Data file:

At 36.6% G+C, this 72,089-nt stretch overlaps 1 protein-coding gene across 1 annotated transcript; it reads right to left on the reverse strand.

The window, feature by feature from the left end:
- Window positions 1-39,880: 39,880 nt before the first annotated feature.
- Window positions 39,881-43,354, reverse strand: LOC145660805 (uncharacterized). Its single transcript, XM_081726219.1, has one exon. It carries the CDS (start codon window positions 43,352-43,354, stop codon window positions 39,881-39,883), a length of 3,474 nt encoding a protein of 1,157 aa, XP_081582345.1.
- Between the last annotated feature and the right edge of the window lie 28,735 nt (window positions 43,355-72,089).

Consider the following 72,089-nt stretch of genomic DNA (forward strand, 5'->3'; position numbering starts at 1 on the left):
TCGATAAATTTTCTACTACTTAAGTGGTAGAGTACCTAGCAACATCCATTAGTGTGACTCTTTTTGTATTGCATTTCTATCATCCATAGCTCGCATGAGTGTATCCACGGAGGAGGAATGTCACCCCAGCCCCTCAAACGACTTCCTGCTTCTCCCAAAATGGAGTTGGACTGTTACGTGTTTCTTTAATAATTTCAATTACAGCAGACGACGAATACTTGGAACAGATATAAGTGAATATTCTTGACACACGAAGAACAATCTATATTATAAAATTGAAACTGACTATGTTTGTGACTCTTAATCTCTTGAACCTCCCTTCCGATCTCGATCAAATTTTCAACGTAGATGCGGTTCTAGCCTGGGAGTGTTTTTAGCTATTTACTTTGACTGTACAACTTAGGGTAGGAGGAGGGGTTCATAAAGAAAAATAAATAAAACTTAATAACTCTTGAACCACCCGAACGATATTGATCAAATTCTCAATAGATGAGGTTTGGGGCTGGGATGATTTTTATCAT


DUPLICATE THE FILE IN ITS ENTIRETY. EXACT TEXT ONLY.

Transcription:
At 36.6% G+C, this 72,089-nt stretch overlaps 1 protein-coding gene across 1 annotated transcript; it reads right to left on the reverse strand.

The window, feature by feature from the left end:
- Window positions 1-39,880: 39,880 nt before the first annotated feature.
- Window positions 39,881-43,354, reverse strand: LOC145660805 (uncharacterized). Its single transcript, XM_081726219.1, has one exon. It carries the CDS (start codon window positions 43,352-43,354, stop codon window positions 39,881-39,883), a length of 3,474 nt encoding a protein of 1,157 aa, XP_081582345.1.
- Between the last annotated feature and the right edge of the window lie 28,735 nt (window positions 43,355-72,089).

Consider the following 72,089-nt stretch of genomic DNA (forward strand, 5'->3'; position numbering starts at 1 on the left):
TCGATAAATTTTCTACTACTTAAGTGGTAGAGTACCTAGCAACATCCATTAGTGTGACTCTTTTTGTATTGCATTTCTATCATCCATAGCTCGCATGAGTGTATCCACGGAGGAGGAATGTCACCCCAGCCCCTCAAACGACTTCCTGCTTCTCCCAAAATGGAGTTGGACTGTTACGTGTTTCTTTAATAATTTCAATTACAGCAGACGACGAATACTTGGAACAGATATAAGTGAATATTCTTGACACACGAAGAACAATCTATATTATAAAATTGAAACTGACTATGTTTGTGACTCTTAATCTCTTGAACCTCCCTTCCGATCTCGATCAAATTTTCAACGTAGATGCGGTTCTAGCCTGGGAGTGTTTTTAGCTATTTACTTTGACTGTACAACTTAGGGTAGGAGGAGGGGTTCATAAAGAAAAATAAATAAAACTTAATAACTCTTGAACCACCCGAACGATATTGATCAAATTCTCAATAGATGAGGTTTGGGGCTGGGATGATTTTTATCAT